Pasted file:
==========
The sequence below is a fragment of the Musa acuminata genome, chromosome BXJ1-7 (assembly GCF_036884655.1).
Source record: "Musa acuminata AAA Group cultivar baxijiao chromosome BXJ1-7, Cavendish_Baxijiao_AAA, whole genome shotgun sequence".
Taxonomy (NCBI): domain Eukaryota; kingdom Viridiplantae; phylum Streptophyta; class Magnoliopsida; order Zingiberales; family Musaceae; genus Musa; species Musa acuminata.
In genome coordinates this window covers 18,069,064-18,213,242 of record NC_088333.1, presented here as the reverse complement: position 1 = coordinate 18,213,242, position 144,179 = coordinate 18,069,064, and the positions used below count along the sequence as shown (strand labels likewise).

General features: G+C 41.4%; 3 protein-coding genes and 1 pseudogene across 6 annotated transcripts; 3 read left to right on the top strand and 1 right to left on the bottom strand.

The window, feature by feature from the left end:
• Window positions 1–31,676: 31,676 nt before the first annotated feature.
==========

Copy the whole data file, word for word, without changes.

The sequence below is a fragment of the Musa acuminata genome, chromosome BXJ1-7 (assembly GCF_036884655.1).
Source record: "Musa acuminata AAA Group cultivar baxijiao chromosome BXJ1-7, Cavendish_Baxijiao_AAA, whole genome shotgun sequence".
Taxonomy (NCBI): domain Eukaryota; kingdom Viridiplantae; phylum Streptophyta; class Magnoliopsida; order Zingiberales; family Musaceae; genus Musa; species Musa acuminata.
In genome coordinates this window covers 18,069,064-18,213,242 of record NC_088333.1, presented here as the reverse complement: position 1 = coordinate 18,213,242, position 144,179 = coordinate 18,069,064, and the positions used below count along the sequence as shown (strand labels likewise).

General features: G+C 41.4%; 3 protein-coding genes and 1 pseudogene across 6 annotated transcripts; 3 read left to right on the top strand and 1 right to left on the bottom strand.

The window, feature by feature from the left end:
• Window positions 1–31,676: 31,676 nt before the first annotated feature.